September 10, 2010 0 By Fans
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Still of John C. Reilly, Marisa Tomei and Jonah Hill in CyrusStill of Marisa Tomei and Jonah Hill in CyrusBettina Zilkha at event of CyrusStill of Jonah Hill in CyrusStill of Jay Duplass, Mark Duplass and Jonah Hill in CyrusStill of John C. Reilly and Marisa Tomei in Cyrus


A recently divorced guy meets the woman of his dreams. Then he meets her son.

Release Year: 2010

Rating: 6.4/10 (15,866 voted)

Critic's Score: 74/100

Jay Duplass

Stars: John C. Reilly, Marisa Tomei, Jonah Hill

With John's social life at a standstill and his ex-wife about to get remarried, a down on his luck divorcé finally meets the woman of his dreams, only to discover she has another man in her life – her son. Still single seven years after the breakup of his marriage, John has all but given up on romance. But at the urging of his ex-wife and best friend Jamie, John grudgingly agrees to join her and her fiancé Tim at a party. To his and everyone else's surprise, he actually manages to meet someone: the gorgeous and spirited Molly. Their chemistry is immediate. The relationship takes off quickly but Molly is oddly reluctant to take the relationship beyond John's house. Perplexed, he follows her home and discovers the other man in Molly's life: her son, Cyrus. A 21-year-old new age musician, Cyrus is his mom's best friend and shares an unconventional relationship with her…

Writers: Mark Duplass, Jay Duplass


John C. Reilly


Jonah Hill


Marisa Tomei


Catherine Keener


Matt Walsh


Diane Mizota

Thermostat Girl

Kathy Wittes


(as Kathy Ann Wittes)

Katie Aselton

Pretty Girl

(as Kathryn Aselton)

Jamie Donnelly


Tim Guinee


Charlie Brewer

Stranger at Reception

Steve Zissis


Newell Alexander


Steve Alterman


Mitch Carter


John met the woman of his dreams. Then he met her son …


Official Website:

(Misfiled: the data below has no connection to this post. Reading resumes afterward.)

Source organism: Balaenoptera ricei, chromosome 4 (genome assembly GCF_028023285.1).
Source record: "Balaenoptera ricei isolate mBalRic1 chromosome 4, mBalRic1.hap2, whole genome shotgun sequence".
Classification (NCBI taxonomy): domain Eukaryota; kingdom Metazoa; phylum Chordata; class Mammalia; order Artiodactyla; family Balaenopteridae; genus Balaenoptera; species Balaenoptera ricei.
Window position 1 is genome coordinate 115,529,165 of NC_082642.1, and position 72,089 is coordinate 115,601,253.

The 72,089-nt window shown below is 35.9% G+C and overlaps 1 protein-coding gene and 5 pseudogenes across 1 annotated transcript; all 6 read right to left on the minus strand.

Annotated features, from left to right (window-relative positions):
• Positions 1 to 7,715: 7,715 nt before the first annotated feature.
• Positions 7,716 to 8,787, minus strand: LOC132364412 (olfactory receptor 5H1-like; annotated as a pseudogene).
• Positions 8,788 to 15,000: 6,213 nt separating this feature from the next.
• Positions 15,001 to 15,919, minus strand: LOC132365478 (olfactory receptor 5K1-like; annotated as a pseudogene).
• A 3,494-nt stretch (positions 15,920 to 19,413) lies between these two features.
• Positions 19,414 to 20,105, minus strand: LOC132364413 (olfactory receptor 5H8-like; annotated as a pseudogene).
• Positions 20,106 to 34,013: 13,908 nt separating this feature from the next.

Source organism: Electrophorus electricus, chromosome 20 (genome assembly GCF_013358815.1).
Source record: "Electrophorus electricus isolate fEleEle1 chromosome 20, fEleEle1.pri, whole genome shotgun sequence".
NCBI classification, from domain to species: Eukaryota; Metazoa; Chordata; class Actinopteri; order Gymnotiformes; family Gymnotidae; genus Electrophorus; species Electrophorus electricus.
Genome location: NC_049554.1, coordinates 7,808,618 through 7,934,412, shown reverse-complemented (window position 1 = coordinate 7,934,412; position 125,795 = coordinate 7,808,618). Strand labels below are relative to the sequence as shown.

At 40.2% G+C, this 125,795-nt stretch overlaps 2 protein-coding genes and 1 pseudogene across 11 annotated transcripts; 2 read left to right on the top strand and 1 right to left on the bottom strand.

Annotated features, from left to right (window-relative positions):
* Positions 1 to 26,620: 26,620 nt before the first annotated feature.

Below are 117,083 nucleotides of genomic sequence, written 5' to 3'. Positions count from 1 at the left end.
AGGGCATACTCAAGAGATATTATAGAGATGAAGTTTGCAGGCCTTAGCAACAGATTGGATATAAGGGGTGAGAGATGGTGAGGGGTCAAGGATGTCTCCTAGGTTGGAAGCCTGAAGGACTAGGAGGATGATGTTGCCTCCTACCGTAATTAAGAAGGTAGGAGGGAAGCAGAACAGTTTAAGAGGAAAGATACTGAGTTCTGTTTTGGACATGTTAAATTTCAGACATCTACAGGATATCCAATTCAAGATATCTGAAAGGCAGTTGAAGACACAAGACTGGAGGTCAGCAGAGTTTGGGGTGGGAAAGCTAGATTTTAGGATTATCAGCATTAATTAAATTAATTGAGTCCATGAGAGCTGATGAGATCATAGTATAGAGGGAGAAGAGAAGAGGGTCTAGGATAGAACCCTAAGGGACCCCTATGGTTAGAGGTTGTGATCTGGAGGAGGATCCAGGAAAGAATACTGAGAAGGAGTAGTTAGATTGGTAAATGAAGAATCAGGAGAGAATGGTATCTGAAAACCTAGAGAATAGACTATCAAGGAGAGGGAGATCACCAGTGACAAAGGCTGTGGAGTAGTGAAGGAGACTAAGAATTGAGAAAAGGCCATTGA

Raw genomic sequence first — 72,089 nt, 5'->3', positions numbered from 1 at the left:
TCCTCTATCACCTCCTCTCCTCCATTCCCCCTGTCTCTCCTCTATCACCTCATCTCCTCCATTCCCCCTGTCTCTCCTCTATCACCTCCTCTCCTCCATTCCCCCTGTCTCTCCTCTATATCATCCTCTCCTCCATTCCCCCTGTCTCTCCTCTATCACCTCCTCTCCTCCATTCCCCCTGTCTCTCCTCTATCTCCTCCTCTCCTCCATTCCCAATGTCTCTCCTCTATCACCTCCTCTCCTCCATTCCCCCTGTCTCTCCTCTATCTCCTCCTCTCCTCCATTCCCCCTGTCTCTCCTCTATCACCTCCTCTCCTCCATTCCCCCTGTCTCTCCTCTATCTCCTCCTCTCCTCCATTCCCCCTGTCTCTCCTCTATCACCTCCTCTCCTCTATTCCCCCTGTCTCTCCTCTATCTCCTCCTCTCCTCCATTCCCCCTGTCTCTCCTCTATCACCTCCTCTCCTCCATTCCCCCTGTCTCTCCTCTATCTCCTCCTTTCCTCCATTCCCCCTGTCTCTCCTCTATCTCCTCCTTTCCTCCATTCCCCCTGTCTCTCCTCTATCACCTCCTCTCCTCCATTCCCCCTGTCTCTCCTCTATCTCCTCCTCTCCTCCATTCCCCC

Official site |
Official site [France] |

Release Date: 10 September 2010

Box Office Details

Budget: $7,000,000


Opening Weekend: $181,716
(20 June 2010)
(4 Screens)

Gross: $7,455,447
(10 October 2010)

Technical Specs



The license plate on the 10' U-Haul truck is not the actual plate that belongs to the truck. All of the newer (last 10 years or so) U-Haul truck have Arizona plates as U-Haul headquarters is in Pheonix, AZ.


[first lines]

[from outside of house]
John! John! John!

User Review

I Hope the Film's Marketing Doesn't Make People Hate It

Rating: 8/10

The marketing for this movie is terribly misleading. It sells it as a
zany comedy, which could not be farther from the truth. I'm not
criticizing the film — I thought it was quite good. But people are
going to see this expecting something very different from what they
get, and they're going to hold it unfairly against the film.

"Cyrus" is being billed as the first mainstream effort by mumblecore
darling filmmakers Jay and Mark Duplass ("Baghead"). But "Cyrus" is
only mainstream in that it's released by a major studio (Fox
Searchlight) and has recognizable actors in it (John C. Reilly, Marisa
Tomei, Jonah Hill, Catherine Keener). In subject and style, it imports
many of the characteristics of traditional mumblecore — offbeat humor,
improvised feel, bare bones production values — wholesale.

Which again is not a criticism. I've been impressed with some of the
mumblecore entries I've seen recently, like the aforementioned
"Baghead" and "Humpday." "Cyrus" is a complex exploration of an odd and
at times uncomfortable set up, and that it doesn't take a glib or
condescending attitude toward its characters or devolve into potty
jokes and slapstick couldn't make it less mainstream.

Reilly plays a lonely man looking for love and finding it in Marisa
Tomei. Unfortunately, with her he also finds Cyrus, her
twenty-something and morbidly dependent son. He tries to be a buddy at
first, until it's clear that Cyrus isn't all that he appears and
doesn't want a new guy around. The two men declare war on one another
until fists fly, both figuratively and literally.

"Cyrus" is a small miracle of tone. It keeps its audience constantly
guessing as to which direction it's going to go. The weird mother/son
relationship depicted is at first just funny, then funny in a kind of
squirmy way, then flat out disturbing. But the film knows exactly when
it's about to push credibility too far, and just before it does, it
lets us in on more information that makes everything plausible. One of
the things I responded to most is the respect with which the actors and
writers treat these characters. These people are not put on display for
us to mock, or feel superior to, or pity. These are people who are
trying their best to navigate tricky emotional terrain in the best way
they know how, and the actors playing them all give lovely

A smart, witty and thoughtful film in a season of cinematic junk food.

Grade: A